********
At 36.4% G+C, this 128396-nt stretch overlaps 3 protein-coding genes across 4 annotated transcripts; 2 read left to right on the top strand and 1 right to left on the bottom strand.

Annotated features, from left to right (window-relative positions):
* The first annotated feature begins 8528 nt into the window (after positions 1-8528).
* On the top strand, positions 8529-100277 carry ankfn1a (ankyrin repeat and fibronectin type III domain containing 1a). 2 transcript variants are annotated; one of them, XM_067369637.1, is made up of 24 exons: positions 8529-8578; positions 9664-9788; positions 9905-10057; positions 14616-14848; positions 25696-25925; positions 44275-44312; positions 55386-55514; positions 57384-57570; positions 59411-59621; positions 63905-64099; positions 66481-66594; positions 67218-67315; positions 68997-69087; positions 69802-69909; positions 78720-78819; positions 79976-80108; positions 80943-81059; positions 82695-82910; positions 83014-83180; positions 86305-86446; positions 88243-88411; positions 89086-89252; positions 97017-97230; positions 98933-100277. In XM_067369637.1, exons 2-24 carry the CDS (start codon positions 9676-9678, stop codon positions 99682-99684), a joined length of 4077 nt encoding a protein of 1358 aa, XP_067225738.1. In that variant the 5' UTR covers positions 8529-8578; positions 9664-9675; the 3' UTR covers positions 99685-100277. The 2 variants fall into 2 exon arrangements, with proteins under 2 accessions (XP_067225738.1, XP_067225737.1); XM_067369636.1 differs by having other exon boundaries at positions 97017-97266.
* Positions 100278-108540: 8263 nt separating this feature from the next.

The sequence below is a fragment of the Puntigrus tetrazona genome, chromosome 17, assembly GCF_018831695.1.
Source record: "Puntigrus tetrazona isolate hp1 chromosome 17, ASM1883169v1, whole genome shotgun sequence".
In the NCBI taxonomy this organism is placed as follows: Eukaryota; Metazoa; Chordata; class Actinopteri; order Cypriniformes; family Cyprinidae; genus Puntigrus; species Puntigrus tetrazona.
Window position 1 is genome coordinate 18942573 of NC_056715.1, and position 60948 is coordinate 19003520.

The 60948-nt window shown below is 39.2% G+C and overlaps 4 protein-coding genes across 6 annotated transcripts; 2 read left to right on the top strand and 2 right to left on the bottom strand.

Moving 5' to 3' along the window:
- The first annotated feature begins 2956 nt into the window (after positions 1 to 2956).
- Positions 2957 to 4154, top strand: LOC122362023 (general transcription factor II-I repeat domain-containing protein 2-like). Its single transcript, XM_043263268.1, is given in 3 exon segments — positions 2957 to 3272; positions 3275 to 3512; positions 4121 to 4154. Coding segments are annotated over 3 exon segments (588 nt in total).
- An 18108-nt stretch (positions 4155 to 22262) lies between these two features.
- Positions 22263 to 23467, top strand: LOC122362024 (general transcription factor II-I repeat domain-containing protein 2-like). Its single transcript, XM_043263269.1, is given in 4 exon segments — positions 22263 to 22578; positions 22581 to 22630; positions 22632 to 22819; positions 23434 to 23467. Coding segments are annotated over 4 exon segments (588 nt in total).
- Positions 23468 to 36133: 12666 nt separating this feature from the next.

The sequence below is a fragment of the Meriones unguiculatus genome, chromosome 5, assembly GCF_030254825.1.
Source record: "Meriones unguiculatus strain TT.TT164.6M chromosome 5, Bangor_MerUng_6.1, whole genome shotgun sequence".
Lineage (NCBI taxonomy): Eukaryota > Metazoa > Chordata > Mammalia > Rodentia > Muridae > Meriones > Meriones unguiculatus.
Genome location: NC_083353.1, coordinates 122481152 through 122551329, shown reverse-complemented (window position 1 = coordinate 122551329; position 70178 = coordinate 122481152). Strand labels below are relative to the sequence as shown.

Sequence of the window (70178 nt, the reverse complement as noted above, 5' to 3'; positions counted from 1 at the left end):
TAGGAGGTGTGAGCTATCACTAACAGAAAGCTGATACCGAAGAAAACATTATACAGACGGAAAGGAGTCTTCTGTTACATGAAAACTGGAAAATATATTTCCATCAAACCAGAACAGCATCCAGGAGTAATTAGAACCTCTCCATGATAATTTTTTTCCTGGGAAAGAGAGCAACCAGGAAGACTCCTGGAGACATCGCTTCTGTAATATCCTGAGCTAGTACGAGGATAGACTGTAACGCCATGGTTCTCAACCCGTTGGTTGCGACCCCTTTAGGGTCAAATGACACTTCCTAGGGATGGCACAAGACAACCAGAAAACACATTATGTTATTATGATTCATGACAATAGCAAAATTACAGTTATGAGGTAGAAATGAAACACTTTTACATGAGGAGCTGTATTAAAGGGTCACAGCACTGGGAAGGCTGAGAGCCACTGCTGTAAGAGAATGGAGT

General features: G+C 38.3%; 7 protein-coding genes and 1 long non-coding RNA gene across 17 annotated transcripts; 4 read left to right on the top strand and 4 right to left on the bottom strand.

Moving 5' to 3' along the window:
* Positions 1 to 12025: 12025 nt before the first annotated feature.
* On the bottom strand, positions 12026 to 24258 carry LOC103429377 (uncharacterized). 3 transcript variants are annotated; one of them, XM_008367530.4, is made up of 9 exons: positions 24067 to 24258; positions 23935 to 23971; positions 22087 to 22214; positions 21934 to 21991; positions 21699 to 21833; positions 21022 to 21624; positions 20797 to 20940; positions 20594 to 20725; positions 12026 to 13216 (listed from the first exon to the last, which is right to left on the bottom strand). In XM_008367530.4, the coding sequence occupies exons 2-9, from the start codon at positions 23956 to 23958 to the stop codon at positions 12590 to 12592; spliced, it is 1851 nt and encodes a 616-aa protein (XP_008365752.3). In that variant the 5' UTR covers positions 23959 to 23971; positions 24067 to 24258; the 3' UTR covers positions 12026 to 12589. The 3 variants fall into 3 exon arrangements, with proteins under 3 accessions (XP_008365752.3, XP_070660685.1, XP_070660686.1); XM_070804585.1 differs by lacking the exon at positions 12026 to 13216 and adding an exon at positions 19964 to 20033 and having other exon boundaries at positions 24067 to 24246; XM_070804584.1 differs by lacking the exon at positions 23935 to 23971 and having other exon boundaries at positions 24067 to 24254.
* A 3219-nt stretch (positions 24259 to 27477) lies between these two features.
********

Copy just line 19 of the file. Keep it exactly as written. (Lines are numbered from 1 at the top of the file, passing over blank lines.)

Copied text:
Lineage (NCBI taxonomy): Eukaryota > Metazoa > Chordata > Mammalia > Rodentia > Muridae > Meriones > Meriones unguiculatus.